Classroom Environment: Proper Lighting, Temperature & Acoustics

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Classroom Environment: Proper Lighting, Temperature & Acoustics

Classroom Environment: Proper Lighting, Temperature & Acoustics

Creating the ideal classroom environment depends on so many different factors. Of course the class dynamics and the teacher have a huge impact on the vibe inside of the room. But, no matter who is in the room, there are so many ways to make the experience better for students. By paying close attention to the environment we have, and doing the best we can with acoustics, lighting and temperature, we can dramatically improve the experience and performance of our students.

What is the best type of classroom lighting?

Are you tired of students complaining about the glare on the whiteboard? Have you ever had the unfortunate experience of trying to focus on a lesson as a fluorescent light constantly blinks or changes in brightness? Whether you have experienced these phenomena or not, you can probably understand how detrimental each of these scenarios is to learning. And that is why you need to make deliberate decisions about the lighting in your learning space. If fluorescent lights aren’t working for you, see if you have the budget to make some changes. If not, you don’t always have to leave on all the lights in the classroom. Letting some natural light filter in from the windows can be great for students. If you have plenty of natural light coming in, you might even be able to turn off part of the artificial lighting in the room. This can be especially helpful when you are using a whiteboard and you want to reduce glare. Turning off the lights directly next to the board often solves the problem of glare.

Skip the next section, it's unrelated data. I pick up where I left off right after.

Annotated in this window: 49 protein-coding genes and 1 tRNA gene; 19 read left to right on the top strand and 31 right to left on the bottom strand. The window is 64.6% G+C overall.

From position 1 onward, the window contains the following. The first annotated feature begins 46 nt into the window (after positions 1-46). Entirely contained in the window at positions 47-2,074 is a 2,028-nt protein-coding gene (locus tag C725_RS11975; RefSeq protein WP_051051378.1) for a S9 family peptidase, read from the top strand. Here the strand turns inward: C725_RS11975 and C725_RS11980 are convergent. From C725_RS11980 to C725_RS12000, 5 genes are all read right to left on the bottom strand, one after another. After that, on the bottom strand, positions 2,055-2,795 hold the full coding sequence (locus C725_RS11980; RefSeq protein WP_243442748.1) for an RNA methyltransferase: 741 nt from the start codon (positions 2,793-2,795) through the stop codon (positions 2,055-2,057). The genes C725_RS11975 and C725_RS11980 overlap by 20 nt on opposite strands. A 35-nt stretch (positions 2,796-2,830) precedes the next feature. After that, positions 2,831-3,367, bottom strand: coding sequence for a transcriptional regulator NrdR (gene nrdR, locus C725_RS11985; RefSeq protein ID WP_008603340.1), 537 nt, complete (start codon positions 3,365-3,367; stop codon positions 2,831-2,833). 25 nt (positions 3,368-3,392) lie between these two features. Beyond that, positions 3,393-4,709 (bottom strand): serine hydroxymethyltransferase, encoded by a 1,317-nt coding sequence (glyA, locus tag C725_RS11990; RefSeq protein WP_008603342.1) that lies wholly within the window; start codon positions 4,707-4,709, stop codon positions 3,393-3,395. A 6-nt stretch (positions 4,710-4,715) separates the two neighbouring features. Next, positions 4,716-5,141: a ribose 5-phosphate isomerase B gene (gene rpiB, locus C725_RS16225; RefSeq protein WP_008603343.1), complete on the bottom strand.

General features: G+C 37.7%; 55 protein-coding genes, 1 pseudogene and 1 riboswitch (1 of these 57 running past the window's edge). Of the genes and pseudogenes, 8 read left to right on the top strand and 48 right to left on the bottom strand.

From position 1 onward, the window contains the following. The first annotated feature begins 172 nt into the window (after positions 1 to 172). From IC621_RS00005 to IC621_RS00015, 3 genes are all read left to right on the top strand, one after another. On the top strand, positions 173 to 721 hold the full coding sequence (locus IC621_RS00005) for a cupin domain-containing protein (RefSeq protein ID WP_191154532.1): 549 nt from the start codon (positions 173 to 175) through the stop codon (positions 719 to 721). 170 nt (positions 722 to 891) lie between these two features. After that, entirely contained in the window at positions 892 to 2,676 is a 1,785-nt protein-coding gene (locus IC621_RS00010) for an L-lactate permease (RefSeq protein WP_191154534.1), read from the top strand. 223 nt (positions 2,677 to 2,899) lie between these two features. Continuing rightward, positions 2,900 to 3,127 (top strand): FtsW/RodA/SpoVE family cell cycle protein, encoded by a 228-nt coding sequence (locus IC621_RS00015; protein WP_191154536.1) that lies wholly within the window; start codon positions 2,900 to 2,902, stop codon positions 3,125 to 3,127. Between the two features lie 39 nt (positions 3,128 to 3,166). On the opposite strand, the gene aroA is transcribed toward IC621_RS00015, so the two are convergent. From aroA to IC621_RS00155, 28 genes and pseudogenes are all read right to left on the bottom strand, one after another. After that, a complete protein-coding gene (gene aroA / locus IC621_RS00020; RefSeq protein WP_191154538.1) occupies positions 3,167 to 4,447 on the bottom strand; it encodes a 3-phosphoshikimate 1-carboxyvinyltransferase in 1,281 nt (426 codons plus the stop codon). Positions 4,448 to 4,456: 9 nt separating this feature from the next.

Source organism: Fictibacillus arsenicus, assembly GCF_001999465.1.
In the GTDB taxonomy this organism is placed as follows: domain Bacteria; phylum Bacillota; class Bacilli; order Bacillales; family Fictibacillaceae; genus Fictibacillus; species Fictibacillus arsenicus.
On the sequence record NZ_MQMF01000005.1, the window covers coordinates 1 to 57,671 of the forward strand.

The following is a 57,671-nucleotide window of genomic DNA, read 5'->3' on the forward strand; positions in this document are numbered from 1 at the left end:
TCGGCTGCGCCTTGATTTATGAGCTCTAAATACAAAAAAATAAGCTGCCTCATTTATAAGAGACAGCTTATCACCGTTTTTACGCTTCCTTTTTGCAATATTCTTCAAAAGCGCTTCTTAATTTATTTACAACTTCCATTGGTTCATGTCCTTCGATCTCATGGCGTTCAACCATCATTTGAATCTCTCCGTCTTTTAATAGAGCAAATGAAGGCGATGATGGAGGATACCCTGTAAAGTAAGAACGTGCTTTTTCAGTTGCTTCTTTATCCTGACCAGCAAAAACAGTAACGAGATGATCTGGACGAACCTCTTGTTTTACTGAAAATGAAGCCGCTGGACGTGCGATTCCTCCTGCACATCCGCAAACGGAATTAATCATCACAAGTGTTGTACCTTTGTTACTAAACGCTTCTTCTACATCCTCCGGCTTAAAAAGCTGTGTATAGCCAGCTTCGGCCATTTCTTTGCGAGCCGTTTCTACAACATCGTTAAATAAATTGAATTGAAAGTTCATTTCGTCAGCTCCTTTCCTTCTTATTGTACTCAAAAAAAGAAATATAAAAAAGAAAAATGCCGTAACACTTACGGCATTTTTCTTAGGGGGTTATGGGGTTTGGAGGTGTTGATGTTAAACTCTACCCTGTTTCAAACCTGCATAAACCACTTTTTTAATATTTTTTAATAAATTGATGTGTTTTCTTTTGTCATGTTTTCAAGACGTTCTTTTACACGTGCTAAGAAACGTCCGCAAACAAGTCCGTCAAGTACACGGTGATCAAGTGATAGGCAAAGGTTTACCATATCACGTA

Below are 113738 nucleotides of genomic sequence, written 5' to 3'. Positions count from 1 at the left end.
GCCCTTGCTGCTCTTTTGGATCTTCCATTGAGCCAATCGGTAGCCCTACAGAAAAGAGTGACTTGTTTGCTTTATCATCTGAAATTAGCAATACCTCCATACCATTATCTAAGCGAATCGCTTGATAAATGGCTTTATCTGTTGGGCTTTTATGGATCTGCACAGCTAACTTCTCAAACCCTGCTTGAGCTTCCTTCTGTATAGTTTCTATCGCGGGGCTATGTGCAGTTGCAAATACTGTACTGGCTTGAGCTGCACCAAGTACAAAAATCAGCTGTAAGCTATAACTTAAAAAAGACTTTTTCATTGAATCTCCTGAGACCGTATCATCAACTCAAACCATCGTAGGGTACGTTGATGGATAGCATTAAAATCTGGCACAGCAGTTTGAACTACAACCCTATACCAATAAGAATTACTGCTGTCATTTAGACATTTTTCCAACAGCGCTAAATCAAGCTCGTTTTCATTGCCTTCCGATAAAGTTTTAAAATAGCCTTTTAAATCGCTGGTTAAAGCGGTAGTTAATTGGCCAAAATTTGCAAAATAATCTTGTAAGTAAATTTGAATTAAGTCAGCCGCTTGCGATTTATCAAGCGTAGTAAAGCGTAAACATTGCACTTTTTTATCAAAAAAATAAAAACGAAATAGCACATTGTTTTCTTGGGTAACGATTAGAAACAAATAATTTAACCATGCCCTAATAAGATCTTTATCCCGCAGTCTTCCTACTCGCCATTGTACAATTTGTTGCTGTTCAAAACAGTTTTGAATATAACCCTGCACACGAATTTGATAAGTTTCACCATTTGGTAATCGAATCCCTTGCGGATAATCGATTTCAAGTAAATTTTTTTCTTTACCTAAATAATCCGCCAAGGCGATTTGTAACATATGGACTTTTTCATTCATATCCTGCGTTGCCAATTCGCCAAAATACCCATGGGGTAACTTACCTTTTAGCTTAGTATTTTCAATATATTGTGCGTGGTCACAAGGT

Getting exposure to sunlight is great for everyone. Sunlight is healthy, and it tends to lift the mood in any situation. So why should a classroom be any different? But as you are opening the curtains to let the light in, you still need to watch out for that pesky glare. If the sun is shining directly on the board, it can also cause a glare. So if you want to let the light in, make sure you also have heavy curtains which can block out the sunlight when you need to. This doesn’t just apply to the light on the board. You also need to be able to block out the sun when you are showing a movie or clip. So whatever lighting you choose, you want to have as much flexibility as possible, and the ability to turn off or shut out lights in different areas of the room as needed.

How does classroom temperature influence students?

Pupils are just like any other people. If they feel too hot or too cold, they are likely to be distracted by these feelings. There are so many distractions in the classroom, and since temperature is one that educators can control, they should do what they can to keep students comfortable. One way to do this is to keep the classroom at a consistent temperature throughout the year. This allows students to plan accordingly. Since everyone has their own ideal temperature, there is no way to keep everyone happy with one temperature. However, by giving students clear expectations of what the temperature will be, they can plan accordingly. It’s better to keep the classroom a bit colder, rather than hotter, because students can always bring sweatshirts if necessary. As long as there are no major surprises along the way, temperature doesn’t have to be a constant distraction to your students.

What can I do to get better classroom acoustics?

Few things are more detrimental to teaching than terrible classroom acoustics. If you have ever taught in a space with bad acoustics, you know how disruptive it is to have just one student talking or rustling around when you are talking. One thing to think about is noise coming from outside. If you can hear what is going on in the hall or outside the window, it doesn’t matter if your students themselves are silent, they will be distracted. So, the first thing you can do to improve acoustics is make sure you have proper windows and doors. Carpeting is another things that can make a big difference. It minimizes noise when students move their chairs around and also absorbs sound.

Every student deserves to learn in the best classroom environment, and temperature, lighting and acoustics are key ingredients to creating that environment. The more you put into maximizing these elements, the more your students will get out of your lessons.

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